It was so common to ship kids out to other family members for all sorts of reasons. :)

Order of baptisms? Unsure if you can glean much from that - I think many of us have some illogical examples in our families - including missing births/baptisms.  :)

I love how rootschat detective look at all angles .make deductions and look for proof .

Isn’t it advisable to collect the facts/evidence first, then try to work out a likely series of events, rather than concocting a story and then looking for proof to fit that narrative/theory?   :-\




Ruskie
You're very wise and experienced and I respect everything you say here.
You're not muddled at all.

To explain: In this particular case, the family is my own. A few months ago I received my DNA results - which didn't show what I expected, not at all. I haven't given the true surnames on RootsChat (for my own privacy), however if you would keep them out of the public eye, I can send them to you in a private message?

Since I received my Very Strange Results, I have done a lot of digging, and asking, and uncovering.
And I now know that the surname I was born with, isn't my surname at all.

I agree that it's far better to start with the facts and build a story from those. (It's never advisable to force facts to fit a pet theory.)

If I were just researching something I'd spotted on a census, and then wondered about, I wouldn't be able to be so sure about the truth. But because this matter is personal, and it's my own family, I can be a lot more certain.

And the ideas and tips given to me on RootsChat did point me in the right direction.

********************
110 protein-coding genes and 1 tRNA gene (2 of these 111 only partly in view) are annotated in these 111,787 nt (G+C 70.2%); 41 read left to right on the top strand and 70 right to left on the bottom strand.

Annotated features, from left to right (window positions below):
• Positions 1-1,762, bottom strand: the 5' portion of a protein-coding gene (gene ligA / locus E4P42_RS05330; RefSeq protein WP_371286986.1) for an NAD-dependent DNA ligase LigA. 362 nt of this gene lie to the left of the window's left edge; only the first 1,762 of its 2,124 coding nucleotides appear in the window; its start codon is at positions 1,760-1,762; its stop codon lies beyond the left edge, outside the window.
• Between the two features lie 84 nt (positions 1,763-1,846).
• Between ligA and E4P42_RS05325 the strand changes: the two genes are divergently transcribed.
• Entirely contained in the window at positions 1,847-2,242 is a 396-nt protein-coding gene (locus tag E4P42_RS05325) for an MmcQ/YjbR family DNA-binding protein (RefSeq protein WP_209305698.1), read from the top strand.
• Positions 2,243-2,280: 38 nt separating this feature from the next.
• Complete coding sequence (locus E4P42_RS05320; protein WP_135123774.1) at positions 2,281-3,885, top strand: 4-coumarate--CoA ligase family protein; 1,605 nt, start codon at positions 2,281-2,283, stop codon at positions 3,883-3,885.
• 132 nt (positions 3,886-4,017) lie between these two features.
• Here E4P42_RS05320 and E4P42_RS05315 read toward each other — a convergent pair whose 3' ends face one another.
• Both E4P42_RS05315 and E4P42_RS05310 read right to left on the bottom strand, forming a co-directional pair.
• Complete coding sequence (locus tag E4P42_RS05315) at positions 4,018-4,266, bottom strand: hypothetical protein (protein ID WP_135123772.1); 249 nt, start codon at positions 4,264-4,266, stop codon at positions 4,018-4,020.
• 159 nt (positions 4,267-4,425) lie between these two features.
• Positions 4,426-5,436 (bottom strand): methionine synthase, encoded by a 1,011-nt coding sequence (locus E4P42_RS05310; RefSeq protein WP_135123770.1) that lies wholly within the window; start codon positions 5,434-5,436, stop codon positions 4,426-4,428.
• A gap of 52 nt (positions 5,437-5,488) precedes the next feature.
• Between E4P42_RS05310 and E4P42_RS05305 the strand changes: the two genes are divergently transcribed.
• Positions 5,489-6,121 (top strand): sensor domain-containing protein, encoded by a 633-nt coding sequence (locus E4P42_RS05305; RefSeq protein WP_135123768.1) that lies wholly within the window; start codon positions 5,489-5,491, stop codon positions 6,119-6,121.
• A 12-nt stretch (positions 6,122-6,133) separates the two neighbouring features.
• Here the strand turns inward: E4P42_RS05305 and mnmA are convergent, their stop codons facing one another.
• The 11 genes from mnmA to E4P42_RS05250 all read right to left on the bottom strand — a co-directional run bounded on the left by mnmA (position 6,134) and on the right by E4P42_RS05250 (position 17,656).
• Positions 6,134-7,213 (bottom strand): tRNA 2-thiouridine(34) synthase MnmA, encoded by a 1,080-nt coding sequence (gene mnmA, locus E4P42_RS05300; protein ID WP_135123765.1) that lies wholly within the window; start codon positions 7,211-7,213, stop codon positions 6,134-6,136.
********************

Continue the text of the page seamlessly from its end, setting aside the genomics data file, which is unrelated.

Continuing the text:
I hope that helps.

D x


Offline Unfindable

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Re: Large family structures, late 19th century, especially the placing of children
« Reply #39 on: Sunday 07 November 21 09:29 GMT (UK) »








Added:
Are “Smith” and “Jones” their real surnames? I found it difficult to follow your mentions of child 1, 2 and various relationships. As these people are long dead, giving their full names might make it easier to follow and unravel the quite complex (possible) relationships. Though it might just be me getting very muddled.  ;D


P.S. Ruskie
I don't know which country you're based in.
I live in the UK. If we are trying to make things anonymous, we reach for the surnames 'Smith' and 'Jones' because they are so numerous and so very common.

"Alias Smith and Jones", it's a phrase in the language.

There was even a UK comedy show some decades back called "ALAS Smith and Jones" ['alas', as in 'oh dear'!!... it's not a spelling mistake] - but it does refer, in a comic way, to the names we commonly use, to disguise out true identity.

Mr & Mrs Smith is also a regular thing that couples write when signing a hotel register, for a secret night of passion... (I've worked in hotels!)

An analogy: I think the Spaniards use Gonzales as their all-purpose surname (please correct me if wrong). Perhaps all countries have their own regular surnames used as aliases, I'd like to know more.

D x